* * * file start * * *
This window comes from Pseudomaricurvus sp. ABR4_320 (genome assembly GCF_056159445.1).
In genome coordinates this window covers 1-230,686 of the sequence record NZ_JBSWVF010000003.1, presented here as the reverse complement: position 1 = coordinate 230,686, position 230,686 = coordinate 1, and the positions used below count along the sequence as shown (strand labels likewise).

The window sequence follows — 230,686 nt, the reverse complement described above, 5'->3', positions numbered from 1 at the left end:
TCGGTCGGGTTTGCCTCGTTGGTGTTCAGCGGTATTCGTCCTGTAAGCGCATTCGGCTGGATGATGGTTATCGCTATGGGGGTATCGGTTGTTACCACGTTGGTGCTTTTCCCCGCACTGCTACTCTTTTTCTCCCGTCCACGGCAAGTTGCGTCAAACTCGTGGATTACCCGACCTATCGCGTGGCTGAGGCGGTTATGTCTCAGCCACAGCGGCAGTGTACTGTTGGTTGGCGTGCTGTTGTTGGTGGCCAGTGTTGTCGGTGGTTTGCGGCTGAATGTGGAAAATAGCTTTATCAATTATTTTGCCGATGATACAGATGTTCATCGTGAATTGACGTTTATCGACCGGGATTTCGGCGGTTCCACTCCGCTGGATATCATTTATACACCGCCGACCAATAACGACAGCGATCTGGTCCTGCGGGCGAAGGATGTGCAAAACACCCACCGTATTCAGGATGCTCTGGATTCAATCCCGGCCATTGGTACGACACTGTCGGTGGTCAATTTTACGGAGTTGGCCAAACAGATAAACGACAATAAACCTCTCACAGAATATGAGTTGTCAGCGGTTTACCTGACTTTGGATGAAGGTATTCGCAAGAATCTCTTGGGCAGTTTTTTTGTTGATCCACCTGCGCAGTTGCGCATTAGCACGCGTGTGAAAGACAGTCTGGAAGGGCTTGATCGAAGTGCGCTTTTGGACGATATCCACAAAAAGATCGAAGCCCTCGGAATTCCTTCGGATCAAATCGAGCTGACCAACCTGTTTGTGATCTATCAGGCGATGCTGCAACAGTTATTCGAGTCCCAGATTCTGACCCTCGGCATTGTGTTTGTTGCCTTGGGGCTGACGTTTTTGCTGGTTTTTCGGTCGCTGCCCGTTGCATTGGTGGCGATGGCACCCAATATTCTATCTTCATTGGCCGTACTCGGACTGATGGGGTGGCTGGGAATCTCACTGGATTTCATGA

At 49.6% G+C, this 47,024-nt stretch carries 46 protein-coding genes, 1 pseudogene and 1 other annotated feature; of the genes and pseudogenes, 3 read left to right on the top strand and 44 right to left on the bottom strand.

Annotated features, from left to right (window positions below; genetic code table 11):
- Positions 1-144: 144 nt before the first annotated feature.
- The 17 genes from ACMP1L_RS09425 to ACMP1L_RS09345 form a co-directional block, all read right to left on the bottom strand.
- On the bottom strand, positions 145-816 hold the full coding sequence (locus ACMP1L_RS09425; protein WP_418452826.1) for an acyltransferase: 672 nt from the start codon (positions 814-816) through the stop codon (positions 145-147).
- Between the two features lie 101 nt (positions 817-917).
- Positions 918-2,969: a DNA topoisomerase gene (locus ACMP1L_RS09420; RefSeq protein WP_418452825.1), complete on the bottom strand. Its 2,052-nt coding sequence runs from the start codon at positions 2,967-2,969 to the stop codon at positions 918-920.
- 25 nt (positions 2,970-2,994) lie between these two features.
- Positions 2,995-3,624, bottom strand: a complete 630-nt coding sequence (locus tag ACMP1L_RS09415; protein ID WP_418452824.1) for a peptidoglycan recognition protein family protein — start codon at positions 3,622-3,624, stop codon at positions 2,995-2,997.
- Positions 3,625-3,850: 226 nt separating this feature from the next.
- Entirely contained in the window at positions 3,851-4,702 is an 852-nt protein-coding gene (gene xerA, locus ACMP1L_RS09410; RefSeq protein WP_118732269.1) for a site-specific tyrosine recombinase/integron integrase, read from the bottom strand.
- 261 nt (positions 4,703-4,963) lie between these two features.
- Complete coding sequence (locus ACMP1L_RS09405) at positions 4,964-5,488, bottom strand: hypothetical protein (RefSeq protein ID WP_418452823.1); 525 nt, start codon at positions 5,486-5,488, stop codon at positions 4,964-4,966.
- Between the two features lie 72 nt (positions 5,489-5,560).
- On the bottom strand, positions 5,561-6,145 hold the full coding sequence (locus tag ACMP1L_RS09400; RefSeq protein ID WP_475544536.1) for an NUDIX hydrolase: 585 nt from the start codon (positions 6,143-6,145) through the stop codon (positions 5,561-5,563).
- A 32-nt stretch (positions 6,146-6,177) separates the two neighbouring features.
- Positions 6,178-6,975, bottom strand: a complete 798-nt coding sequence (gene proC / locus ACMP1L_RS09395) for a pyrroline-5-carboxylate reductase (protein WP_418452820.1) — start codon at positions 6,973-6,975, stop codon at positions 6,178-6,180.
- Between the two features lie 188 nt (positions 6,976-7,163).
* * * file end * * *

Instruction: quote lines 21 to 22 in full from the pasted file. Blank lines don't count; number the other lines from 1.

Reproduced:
- Positions 6,178-6,975, bottom strand: a complete 798-nt coding sequence (gene proC / locus ACMP1L_RS09395) for a pyrroline-5-carboxylate reductase (protein WP_418452820.1) — start codon at positions 6,973-6,975, stop codon at positions 6,178-6,180.
- Between the two features lie 188 nt (positions 6,976-7,163).